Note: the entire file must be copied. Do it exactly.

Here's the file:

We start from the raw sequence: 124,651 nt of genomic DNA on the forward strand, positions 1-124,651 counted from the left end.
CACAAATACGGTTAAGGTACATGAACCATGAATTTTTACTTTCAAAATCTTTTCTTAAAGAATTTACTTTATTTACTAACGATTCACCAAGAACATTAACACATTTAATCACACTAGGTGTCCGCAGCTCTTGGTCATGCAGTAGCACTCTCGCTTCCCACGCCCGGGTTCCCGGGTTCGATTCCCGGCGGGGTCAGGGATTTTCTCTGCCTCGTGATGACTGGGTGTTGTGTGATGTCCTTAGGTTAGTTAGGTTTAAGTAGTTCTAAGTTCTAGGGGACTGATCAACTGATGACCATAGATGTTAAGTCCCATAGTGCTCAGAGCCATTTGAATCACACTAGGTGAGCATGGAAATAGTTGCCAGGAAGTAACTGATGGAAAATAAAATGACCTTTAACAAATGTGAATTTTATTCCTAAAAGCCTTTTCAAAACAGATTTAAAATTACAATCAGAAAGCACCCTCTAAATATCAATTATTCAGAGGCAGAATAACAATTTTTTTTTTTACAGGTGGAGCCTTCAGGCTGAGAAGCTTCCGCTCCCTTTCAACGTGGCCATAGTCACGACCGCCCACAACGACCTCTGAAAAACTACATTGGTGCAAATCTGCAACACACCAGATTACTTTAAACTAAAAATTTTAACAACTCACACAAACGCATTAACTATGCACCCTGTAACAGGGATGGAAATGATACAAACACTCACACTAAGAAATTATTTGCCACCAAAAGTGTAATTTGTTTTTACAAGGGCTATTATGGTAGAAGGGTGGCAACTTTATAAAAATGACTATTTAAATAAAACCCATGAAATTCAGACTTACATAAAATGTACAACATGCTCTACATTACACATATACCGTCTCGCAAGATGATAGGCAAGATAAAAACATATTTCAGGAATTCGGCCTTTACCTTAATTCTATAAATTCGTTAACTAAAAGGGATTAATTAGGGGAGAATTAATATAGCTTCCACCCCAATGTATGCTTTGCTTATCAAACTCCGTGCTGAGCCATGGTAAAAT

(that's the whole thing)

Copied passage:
We start from the raw sequence: 124,651 nt of genomic DNA on the forward strand, positions 1-124,651 counted from the left end.
CACAAATACGGTTAAGGTACATGAACCATGAATTTTTACTTTCAAAATCTTTTCTTAAAGAATTTACTTTATTTACTAACGATTCACCAAGAACATTAACACATTTAATCACACTAGGTGTCCGCAGCTCTTGGTCATGCAGTAGCACTCTCGCTTCCCACGCCCGGGTTCCCGGGTTCGATTCCCGGCGGGGTCAGGGATTTTCTCTGCCTCGTGATGACTGGGTGTTGTGTGATGTCCTTAGGTTAGTTAGGTTTAAGTAGTTCTAAGTTCTAGGGGACTGATCAACTGATGACCATAGATGTTAAGTCCCATAGTGCTCAGAGCCATTTGAATCACACTAGGTGAGCATGGAAATAGTTGCCAGGAAGTAACTGATGGAAAATAAAATGACCTTTAACAAATGTGAATTTTATTCCTAAAAGCCTTTTCAAAACAGATTTAAAATTACAATCAGAAAGCACCCTCTAAATATCAATTATTCAGAGGCAGAATAACAATTTTTTTTTTTACAGGTGGAGCCTTCAGGCTGAGAAGCTTCCGCTCCCTTTCAACGTGGCCATAGTCACGACCGCCCACAACGACCTCTGAAAAACTACATTGGTGCAAATCTGCAACACACCAGATTACTTTAAACTAAAAATTTTAACAACTCACACAAACGCATTAACTATGCACCCTGTAACAGGGATGGAAATGATACAAACACTCACACTAAGAAATTATTTGCCACCAAAAGTGTAATTTGTTTTTACAAGGGCTATTATGGTAGAAGGGTGGCAACTTTATAAAAATGACTATTTAAATAAAACCCATGAAATTCAGACTTACATAAAATGTACAACATGCTCTACATTACACATATACCGTCTCGCAAGATGATAGGCAAGATAAAAACATATTTCAGGAATTCGGCCTTTACCTTAATTCTATAAATTCGTTAACTAAAAGGGATTAATTAGGGGAGAATTAATATAGCTTCCACCCCAATGTATGCTTTGCTTATCAAACTCCGTGCTGAGCCATGGTAAAAT